- Engaging combat
- Story and missions to incentivise progression
- Full freedom to build
- Environments can be too busy
- Menu system confusing
Available on PS4, Xbox One and PC (version tested)
A confession: I’m bored of Minecraft. The infinite worlds of Mojang’s sandbox may be open to endless re-invention and randomised exploration, but having been playing it off and on since its beta days, I’ve seen enough procedurally generated landscapes to last a lifetime.
And while Minecraft’s lore has developed over time, with the likes of The End and The Nether expanding the game’s mythos, there are still few real story hooks. I’ve been dumped into enough directionless survival scenarios over the years; now I want a smidgeon more structure to my sandboxes, not a giant mess of sand.
What’s all that got to do with Portal Knights? Well, developer Keen Games’ approach delivers precisely the right amount of structure, with enough of an actual story to compel players through hours of play – without impeding on the freedom to resculpt entire worlds, which many fans of the genre love.
Of course, to many this won’t be a surprise: Portal Knights launched in Early Access on Steam last year, and has since developed a loyal following. Following on from an early preview of the console version, it’s worth returning to the game as it enters full release.
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If you’ve been playing since the good ol’ days, you won’t find a great deal has changed; it’s more refinement. You’ll still create your own character, with a pleasant variety of customisation options to craft their aesthetic, then set out to rebuild the world. Knight, Archer and Mage archetypes are available, with skills unlockable as you progress that suit most play styles.
An event called the Fracture has split the globe into 47 distinct biomes, now only accessible by discovering and restoring portals. This works well, each area having materials to greater or lesser extents than others. Once you’ve reached a new area, you can warp back at will, allowing you to collect items better used elsewhere.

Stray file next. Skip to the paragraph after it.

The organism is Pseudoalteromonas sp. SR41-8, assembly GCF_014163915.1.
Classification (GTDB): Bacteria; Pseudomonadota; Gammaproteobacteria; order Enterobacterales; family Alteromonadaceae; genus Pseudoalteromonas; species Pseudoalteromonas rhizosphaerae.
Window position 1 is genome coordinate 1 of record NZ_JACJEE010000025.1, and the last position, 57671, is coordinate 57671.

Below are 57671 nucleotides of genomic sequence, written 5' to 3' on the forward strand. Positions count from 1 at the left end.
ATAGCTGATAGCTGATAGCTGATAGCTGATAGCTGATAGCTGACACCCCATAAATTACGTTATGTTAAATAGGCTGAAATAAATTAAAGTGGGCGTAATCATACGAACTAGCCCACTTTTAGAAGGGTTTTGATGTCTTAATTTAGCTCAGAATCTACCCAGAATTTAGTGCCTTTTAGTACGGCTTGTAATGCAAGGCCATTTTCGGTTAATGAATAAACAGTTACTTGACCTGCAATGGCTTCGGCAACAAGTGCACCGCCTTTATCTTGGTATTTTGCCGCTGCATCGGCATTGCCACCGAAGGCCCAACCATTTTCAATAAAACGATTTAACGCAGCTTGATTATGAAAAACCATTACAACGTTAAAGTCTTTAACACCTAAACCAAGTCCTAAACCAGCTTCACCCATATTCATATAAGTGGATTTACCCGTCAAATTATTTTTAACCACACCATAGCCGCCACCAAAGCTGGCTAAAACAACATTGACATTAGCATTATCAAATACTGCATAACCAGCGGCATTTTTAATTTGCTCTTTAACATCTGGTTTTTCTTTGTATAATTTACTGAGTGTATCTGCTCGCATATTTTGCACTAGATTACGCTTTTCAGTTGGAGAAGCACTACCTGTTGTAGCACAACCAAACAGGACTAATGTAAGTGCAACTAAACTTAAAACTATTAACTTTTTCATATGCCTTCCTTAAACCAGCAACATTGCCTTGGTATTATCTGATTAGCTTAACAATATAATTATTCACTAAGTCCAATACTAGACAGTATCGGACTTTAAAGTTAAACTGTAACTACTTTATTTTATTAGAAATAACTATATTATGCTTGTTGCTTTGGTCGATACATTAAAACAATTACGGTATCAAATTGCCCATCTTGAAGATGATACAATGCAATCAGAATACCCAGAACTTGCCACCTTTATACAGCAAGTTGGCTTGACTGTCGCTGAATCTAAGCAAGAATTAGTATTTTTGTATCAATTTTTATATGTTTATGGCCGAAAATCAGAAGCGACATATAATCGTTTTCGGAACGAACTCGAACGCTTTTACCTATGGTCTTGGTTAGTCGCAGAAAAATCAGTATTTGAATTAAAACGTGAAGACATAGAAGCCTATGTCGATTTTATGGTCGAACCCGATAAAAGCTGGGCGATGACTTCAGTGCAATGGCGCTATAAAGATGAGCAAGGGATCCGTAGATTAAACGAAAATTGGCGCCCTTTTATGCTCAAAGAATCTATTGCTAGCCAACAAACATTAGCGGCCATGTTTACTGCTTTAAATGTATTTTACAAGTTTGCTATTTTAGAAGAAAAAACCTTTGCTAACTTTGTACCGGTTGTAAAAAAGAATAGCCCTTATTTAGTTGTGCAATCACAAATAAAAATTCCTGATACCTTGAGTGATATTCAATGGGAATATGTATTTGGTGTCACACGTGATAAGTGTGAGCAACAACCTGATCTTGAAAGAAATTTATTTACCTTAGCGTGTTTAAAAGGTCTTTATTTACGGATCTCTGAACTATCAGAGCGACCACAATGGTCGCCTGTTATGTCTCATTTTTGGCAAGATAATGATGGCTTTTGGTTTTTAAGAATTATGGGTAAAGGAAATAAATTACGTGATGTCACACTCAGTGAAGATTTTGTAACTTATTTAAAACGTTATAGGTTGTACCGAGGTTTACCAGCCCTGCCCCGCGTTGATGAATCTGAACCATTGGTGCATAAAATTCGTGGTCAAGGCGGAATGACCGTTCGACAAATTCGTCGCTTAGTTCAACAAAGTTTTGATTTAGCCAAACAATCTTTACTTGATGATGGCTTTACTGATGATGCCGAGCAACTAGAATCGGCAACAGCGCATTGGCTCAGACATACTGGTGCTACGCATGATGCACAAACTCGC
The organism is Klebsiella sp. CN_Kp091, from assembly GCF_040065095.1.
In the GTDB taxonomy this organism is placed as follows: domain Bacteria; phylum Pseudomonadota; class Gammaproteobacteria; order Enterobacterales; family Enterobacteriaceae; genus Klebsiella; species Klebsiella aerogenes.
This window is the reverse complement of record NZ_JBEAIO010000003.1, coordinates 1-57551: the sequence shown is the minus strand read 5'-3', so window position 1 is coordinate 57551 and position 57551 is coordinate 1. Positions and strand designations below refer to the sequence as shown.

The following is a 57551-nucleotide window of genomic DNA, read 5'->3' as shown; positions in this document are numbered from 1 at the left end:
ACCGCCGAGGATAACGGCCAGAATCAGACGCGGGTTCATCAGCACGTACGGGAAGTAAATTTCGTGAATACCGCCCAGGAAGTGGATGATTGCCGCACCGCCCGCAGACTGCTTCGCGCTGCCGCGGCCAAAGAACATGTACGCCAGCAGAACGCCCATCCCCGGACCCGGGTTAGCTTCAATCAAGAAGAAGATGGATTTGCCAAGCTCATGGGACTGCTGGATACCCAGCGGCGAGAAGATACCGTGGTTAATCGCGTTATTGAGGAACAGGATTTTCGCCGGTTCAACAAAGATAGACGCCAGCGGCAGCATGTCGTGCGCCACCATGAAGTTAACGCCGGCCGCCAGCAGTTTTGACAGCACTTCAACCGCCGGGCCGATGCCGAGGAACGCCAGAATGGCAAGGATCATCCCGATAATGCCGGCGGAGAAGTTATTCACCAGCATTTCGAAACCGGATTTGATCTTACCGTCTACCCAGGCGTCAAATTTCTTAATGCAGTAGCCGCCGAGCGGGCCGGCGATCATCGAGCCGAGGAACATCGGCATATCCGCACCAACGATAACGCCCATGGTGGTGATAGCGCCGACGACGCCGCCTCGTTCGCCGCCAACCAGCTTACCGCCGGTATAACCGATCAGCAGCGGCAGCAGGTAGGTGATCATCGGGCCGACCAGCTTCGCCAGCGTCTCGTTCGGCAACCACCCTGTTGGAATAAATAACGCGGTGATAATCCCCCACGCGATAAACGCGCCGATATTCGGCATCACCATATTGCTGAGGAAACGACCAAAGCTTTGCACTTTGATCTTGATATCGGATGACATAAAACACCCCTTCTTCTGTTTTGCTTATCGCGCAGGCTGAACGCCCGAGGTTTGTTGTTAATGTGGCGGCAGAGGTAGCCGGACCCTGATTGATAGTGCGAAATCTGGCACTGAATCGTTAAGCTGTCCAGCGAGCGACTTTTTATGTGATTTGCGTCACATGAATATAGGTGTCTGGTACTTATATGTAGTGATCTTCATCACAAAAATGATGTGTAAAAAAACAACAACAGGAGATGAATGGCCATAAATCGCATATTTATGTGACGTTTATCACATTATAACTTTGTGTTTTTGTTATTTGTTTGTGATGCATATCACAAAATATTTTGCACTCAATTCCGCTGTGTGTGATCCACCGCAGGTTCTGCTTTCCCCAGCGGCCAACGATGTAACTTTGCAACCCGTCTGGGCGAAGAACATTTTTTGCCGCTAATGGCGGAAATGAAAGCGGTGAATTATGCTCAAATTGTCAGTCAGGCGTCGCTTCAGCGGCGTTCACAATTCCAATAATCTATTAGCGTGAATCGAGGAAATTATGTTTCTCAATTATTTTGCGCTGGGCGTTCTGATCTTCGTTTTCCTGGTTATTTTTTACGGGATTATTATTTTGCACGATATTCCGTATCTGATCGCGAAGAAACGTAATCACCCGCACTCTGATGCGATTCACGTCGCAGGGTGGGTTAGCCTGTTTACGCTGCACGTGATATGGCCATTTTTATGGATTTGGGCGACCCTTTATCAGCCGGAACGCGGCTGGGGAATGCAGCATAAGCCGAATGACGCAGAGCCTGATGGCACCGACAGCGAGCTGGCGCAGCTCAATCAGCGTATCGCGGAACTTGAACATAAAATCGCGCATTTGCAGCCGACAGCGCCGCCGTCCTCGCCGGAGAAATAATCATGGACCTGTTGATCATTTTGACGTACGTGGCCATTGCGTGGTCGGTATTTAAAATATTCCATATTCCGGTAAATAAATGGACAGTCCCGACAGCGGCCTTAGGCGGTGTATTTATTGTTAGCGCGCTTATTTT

Narratively, it’s the perfect balance of freedom versus progression. If you want to ignore it all and focus on designing your world then you can – the opening area, Squire’s Knoll, is a splendid building spot if you just want to craft. Or you can barrel through, unlocking new areas and uncovering the mysteries of the Fracture.
However, what really makes Portal Knights stand apart from the crowd are its RPG and character growth elements. You’ll occasionally meet other characters who dispense missions with jaunty nonsense voices, giving you a bit more motivation to continue exploring the worlds you discover. Meanwhile, completed missions and defeated enemies reward you with experience, which can be spent at level up to enhance your abilities.
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Make no mistake, these mechanics aren’t revolutionary in their own right, but their application to the sandbox genre provides some much needed depth. I wasted – in the best way – much time hunting down monsters to beat up for that sweet EXP gain, just to power up my Knight. Levelling up your character improves every aspect of the game too, not just your combat skills. Increasing strength doesn’t just boost melee attacks, it means you can mine faster, while dexterity spikes your movement around the environments. Powering up can feel a little too much like grinding to start, but seems to accelerate; my mage knight was buff in only a few hours.